Lord Neuberger of Abbotsbury President of the Supreme Court, expressed fear that the new court could make itself more powerful than the House of Lords committee it succeeded, saying that there is a real risk of "judges arrogating to themselves greater power than they have at the moment". Lord Phillips said such an outcome was "a possibility", but was "unlikely"; the reforms were controversial and were brought forward with little consultation but were subsequently extensively debated in Parliament. During 2004, a select committee of the House of Lords scrutinised the arguments for and against setting up a new court; the Government estimated the set-up cost of the Supreme Court at £56.9 million. As authorised by the Constitutional Reform Act 2005, Part 3, Section 23 and s. 23, the Supreme Court was formally established on 1 October 2009. It assumed the judicial functions of the House of Lords, exercised by the Lords of Appeal in Ordinary, the 12 professional judges appointed as members of the House of Lords to carry out its judicial business.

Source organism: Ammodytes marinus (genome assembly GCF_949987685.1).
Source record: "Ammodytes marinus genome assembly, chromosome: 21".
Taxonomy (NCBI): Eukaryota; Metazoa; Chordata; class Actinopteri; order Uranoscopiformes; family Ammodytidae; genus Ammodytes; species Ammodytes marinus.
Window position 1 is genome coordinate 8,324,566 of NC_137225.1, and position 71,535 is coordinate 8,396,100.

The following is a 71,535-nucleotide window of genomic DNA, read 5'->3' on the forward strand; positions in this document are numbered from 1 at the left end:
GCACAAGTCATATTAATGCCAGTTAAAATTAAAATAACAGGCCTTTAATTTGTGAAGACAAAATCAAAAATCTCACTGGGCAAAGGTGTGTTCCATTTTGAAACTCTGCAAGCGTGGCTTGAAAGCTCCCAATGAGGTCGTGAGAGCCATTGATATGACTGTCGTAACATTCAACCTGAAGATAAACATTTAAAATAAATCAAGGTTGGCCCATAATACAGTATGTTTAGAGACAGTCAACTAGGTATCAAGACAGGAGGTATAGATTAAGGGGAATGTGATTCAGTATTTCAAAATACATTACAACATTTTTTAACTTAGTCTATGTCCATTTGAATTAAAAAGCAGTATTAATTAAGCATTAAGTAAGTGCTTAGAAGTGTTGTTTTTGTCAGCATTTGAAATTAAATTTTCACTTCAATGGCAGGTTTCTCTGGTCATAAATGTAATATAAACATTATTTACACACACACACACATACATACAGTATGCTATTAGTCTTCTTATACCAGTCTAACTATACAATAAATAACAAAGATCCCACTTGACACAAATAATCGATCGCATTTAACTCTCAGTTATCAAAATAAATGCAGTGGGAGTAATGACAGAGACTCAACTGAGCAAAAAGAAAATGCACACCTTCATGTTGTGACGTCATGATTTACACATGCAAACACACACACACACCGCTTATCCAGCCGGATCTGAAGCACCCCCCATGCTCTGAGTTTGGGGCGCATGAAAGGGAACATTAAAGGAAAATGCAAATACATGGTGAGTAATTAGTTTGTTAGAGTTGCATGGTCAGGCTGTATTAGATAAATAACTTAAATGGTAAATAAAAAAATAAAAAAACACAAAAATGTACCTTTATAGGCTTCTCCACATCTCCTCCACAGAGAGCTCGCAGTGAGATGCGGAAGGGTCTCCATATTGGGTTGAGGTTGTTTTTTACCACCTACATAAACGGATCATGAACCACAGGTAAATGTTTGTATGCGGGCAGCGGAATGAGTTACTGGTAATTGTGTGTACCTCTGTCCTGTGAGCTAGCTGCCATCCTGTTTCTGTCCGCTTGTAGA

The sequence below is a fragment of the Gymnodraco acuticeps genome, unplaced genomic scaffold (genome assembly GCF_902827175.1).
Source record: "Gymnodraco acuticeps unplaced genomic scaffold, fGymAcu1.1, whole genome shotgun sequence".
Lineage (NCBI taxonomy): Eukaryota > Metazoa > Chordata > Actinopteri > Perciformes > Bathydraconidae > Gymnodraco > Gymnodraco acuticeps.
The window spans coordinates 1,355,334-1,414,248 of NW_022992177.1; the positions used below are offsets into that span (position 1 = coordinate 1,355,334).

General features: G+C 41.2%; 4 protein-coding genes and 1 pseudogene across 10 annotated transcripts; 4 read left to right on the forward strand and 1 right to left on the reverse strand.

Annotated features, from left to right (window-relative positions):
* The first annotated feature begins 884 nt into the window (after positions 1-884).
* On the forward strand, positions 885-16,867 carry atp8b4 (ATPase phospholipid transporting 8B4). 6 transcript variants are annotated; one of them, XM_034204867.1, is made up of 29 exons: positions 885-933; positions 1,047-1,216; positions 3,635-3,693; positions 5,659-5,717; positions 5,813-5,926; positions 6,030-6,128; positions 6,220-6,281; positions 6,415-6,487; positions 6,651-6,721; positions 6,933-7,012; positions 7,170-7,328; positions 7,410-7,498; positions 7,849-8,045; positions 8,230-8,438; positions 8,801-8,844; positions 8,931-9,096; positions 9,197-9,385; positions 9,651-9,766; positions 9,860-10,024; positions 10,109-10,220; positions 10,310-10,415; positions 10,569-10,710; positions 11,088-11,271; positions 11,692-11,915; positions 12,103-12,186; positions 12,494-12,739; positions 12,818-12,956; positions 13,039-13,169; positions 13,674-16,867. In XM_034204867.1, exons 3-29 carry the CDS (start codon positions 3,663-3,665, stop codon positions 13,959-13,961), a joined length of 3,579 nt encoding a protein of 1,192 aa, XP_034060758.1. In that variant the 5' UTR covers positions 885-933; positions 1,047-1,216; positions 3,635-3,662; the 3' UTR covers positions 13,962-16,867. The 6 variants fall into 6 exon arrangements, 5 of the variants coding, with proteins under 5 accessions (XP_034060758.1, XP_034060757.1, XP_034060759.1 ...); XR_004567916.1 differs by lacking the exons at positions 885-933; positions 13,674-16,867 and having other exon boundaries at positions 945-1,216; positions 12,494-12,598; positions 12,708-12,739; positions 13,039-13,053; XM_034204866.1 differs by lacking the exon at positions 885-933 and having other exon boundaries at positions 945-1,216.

Its jurisdiction over devolution matters had been exercised